Glamorizing cigarette smoking or saving lives?
An article in The BMJ reports from both sides of the debate. Simon Capewell, professor of public health and policy at the Institute of Psychology, Health and Society at the UK's University of Liverpool, tells the journal he is suspicious of big tobacco.
Prof. Capewell argues that if the big tobacco companies were genuinely concerned about the disease and the harm they caused, "they would cease production - end of discussion. They would go into e-cigarette production 100%."
Instead, tobacco companies are cynically acting to worm their ways into public bodies, pretending to be part of the solution and deflecting attention away from the harm they do, argue such public health experts.
The argument against e-cigarettes also says they help to glamorize and renormalize smoking. But such an idea is given a strongly-worded dismissal by one organization that has previously been an arch-enemy of the tobacco companies but now appears alongside them at conferences.
Deborah Arnott, chief executive of the UK charity Action on Smoking and Health (ASH), says:
"There are people in the public health community who are obsessed by e-cigarettes. This idea that it renormalizes smoking is absolute bullshit. There is no evidence so far that it is a gateway into smoking for young people."
Arnott asks: "Do you want the tobacco industry to carry on making cigarettes which are highly addictive and kill when used as intended, or do you want them to move to a product which is much nearer licensed nicotine replacement therapy and is unlikely to kill anyone?"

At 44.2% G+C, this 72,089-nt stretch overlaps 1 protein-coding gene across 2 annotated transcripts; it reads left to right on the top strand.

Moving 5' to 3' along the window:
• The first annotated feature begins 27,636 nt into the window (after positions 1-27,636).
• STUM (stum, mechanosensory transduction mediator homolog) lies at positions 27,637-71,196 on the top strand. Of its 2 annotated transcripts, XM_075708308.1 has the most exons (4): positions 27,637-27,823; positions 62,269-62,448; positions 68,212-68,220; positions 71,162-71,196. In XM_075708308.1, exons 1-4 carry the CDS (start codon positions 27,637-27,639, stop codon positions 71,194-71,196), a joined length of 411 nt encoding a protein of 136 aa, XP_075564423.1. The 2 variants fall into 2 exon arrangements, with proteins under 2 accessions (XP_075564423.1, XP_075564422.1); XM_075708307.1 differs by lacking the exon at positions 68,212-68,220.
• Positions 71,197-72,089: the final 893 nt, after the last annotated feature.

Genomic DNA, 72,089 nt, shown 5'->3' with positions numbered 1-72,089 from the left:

But the opposition remains. Public health experts against such positions include 129 who warned the World Health Organization and other public bodies not to "buy into the tobacco industry's well-documented strategy of presenting itself as a partner."
The article in The BMJ characterizes the debate as divided broadly between two types of doctor - public health experts looking at the population effects, and supposedly "idealist" about the issue, and doctors in practise who have a more "pragmatic" view of potential benefits for individuals.
While the debate rages, the reality of smoking versus vaping plays out.
A report from the Centers for Disease Control and Prevention and the Food and Drug Administration's Center for Tobacco Products revealed that the use of electronic cigarettes tripled among middle and high school students between 2013 and 2014.
The news of the findings means that the use of e-cigarettes among this population has exceeded use of all other tobacco products - including conventional cigarettes.
Much of the opposition to the developments is a result of the involvement of tobacco companies, the report in The BMJ says.
"When they first came on the market, 5 or 6 years ago, there was a positive openness and curiosity" about electronic cigarettes, says Karl Fagerström, a Swedish clinical psychologist and a founder of the Society for Research on Nicotine and Tobacco. But after the cigarette industry became involved, the attitude changed from suspicion to opposition, he adds.